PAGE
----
What does diversifying investments mean?


Investing is often filled with jargon and strategies that can make it seem complex. Diversifying may be one of those terms you’ve heard, but aren’t quite sure what it means for you and your investments. However, it’s an investment strategy that should be part of your decision-making process.

 What is diversifying?

To diversify your investments simply means to hold assets that differ. There are different options when creating diversity within your investment portfolio, it may mean different asset classes or could refer to the level of risk that’s involved.

The key reason for doing this is to limit the impact that investment volatility will have. Let’s say one industry suffers a dip, if all your money is invested in equities in this sector, you can see the value fall significantly. However, if you spread investments over several areas, gains in others can help offset the losses. Diversifying is investment jargon for not putting all your eggs in one basket.

This is why when you consider increasing the amount you invest, it’s important to look at the current assets you hold. It’s not a decision that should look at the pros and cons of one investment alone, you also need to explore how it will affect your investment portfolio. This should be done in conjunction with part of your wider financial plan, including what your goals are, too.

What are the different asset classes?

Holding your wealth in different asset classes is one of the ways that estates can be diversified, enabling them to better withstand potential shocks in one area. There are traditionally four asset classes.

  1. Cash: Whilst not investing, cash is an important asset class to consider when weighing up investment decisions. Having savings in cash gives you a secure safety net to fall back on should something happen. Under the Financial Services Compensation Scheme (FSCS), up to £85,000 is protected per person per authorised bank or building society. However, interest rates are unlikely to match inflation, meaning cash assets can fall in value in real terms.
  2. Stocks and shares: Stocks and shares, also known as equities, are what most people will think of first when they want to invest. Representing a share of ownership in a company, the value of equities can fluctuate. Ideally, equities will rise and value over the long term should deliver profits, but there is a chance that the initial investment is recouped. There are stocks and shares with varying levels of risk, which should also play a role in diversifying your portfolio.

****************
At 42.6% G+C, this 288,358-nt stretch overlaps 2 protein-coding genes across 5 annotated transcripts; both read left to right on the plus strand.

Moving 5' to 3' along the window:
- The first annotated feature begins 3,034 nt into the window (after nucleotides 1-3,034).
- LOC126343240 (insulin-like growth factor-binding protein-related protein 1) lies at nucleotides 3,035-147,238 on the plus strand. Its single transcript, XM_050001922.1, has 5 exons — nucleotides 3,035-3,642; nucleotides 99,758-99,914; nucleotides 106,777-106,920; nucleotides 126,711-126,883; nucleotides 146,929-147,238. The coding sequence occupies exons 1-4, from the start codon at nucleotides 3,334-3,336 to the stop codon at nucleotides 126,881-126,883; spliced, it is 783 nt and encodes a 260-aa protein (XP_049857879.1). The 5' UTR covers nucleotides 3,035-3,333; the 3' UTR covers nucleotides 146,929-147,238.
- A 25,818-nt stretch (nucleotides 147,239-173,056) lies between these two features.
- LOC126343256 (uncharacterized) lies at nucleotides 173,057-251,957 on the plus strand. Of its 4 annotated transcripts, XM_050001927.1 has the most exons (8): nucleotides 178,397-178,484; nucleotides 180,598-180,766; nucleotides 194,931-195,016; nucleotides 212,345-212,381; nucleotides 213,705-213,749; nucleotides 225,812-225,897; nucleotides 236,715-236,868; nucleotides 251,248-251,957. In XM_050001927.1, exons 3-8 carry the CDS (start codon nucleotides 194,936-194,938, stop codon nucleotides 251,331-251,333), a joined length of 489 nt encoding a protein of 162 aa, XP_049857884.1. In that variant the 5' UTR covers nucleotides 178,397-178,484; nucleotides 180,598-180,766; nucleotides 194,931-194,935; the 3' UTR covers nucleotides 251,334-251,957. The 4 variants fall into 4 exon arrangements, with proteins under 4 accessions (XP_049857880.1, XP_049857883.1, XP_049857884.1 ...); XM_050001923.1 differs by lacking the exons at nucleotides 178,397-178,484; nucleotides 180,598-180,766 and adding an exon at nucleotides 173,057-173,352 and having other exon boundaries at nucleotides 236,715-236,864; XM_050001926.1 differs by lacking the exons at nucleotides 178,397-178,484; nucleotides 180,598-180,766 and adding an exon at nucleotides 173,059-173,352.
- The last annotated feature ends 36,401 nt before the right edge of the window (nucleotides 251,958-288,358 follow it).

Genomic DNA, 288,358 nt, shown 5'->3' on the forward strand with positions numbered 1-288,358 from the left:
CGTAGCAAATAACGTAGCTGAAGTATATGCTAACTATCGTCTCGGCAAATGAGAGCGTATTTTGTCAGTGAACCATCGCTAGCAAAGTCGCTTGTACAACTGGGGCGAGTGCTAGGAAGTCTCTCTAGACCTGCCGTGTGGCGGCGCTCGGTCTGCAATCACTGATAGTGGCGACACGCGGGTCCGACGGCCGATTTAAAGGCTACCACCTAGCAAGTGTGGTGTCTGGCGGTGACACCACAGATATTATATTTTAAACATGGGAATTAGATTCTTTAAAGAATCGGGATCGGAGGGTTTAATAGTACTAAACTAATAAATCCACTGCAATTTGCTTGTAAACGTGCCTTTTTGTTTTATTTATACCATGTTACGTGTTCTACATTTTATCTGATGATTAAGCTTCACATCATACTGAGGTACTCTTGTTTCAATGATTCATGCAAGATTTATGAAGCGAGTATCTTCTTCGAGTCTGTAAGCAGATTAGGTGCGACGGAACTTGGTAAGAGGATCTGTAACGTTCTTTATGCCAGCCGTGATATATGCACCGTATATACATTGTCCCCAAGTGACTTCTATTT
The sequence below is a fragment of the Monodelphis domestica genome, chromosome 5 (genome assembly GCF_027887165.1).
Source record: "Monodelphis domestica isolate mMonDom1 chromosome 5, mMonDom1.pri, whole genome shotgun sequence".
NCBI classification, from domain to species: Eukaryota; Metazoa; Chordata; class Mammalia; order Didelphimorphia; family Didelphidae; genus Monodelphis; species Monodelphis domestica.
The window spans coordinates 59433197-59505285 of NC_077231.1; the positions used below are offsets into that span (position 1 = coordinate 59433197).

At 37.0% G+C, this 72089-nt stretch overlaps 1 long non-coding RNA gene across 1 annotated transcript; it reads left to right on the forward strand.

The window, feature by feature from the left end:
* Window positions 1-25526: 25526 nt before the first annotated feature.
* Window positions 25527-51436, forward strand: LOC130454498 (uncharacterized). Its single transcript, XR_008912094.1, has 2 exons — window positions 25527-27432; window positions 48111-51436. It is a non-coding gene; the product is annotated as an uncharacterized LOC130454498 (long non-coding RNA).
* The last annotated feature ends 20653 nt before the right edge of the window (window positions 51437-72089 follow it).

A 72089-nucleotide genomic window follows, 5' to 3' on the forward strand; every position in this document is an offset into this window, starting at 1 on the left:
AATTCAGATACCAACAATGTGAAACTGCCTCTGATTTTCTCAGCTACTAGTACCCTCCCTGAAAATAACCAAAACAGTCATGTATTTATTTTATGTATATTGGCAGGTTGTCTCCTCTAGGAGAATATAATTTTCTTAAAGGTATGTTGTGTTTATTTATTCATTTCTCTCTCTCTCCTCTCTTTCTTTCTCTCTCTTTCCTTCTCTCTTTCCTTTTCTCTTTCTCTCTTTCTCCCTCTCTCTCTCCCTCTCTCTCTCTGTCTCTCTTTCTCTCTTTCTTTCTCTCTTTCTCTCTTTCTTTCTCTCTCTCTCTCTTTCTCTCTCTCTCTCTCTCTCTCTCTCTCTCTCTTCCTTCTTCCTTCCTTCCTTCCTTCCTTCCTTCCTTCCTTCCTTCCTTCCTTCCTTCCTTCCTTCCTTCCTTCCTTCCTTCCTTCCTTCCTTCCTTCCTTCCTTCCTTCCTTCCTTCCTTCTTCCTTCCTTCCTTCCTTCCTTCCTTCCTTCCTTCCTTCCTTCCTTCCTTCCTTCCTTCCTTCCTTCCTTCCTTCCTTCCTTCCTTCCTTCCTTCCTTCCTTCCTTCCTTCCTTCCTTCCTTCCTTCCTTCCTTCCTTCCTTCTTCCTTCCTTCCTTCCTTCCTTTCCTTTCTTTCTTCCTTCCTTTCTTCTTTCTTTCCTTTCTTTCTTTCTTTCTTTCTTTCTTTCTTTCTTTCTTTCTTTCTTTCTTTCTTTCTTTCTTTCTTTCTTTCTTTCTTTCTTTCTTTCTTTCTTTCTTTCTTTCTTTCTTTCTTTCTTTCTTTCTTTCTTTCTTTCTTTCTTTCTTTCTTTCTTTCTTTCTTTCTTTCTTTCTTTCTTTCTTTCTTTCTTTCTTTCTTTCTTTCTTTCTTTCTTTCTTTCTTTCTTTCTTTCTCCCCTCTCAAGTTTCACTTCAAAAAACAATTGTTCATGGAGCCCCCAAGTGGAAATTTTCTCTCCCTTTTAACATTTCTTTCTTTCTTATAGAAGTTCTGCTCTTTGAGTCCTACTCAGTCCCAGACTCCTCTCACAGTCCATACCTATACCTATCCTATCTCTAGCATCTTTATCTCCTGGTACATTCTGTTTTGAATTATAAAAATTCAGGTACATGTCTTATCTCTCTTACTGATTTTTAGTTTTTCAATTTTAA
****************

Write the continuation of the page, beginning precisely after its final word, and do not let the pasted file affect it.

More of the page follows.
3. Property: Property is often viewed as an attractive investment opportunity for two key reasons. First, it’s a tangible asset. Second, over the last couple of decades, property prices have increased enormously in the UK. You also have the option to use property investment for capital growth and rental income. However, you also need to factor in maintenance costs and the fact that property is an illiquid asset that can be difficult to sell quickly if needed.
  4. Bonds: Bonds are used by governments and companies to raise capital. Here, your investment acts like a loan, with interest and payments being made over a defined period of time. Bonds can be purchased and sold through the secondary market, but it will depend on who has issued the bond. There is a chance that you will receive less back than the initial investment, however, they are usually lower risk than equities.

Spreading risk

As well as creating a diversified portfolio through using different asset classes, you should consider how risk is spread too. Your overall risk profile will be dictated by many things, but not every investment should be directly linked to this. Say you have an overall high-risk attitude and your financial situation means you’re in a position to invest in riskier assets. It’s still wise to hold some of your wealth in cash, bonds or lower risk equities. This can help protect the overall value and reduce the impact of volatility.

Creating a balanced portfolio

There’s no single investment portfolio that suits every investor. As with all financial decisions, it needs to take your personal situation and goals into consideration. Among the areas to consider when you’re building a well-balanced portfolio are:

  • What is your capacity for loss?
  • How do you view investment risk?
  • What are your goals when investing?
  • How long will you be invested for?
  • What other assets do you hold?

Working with a financial adviser can help you build a diverse portfolio with your aspirations in mind and enable you to continue reassessing it if life and goals change. If you’d like to discuss your investments, please get in touch.

Please note: The value of your investment can go down as well as up and you may not get back the full amount you invested. Past performance is not a reliable indicator of future performance.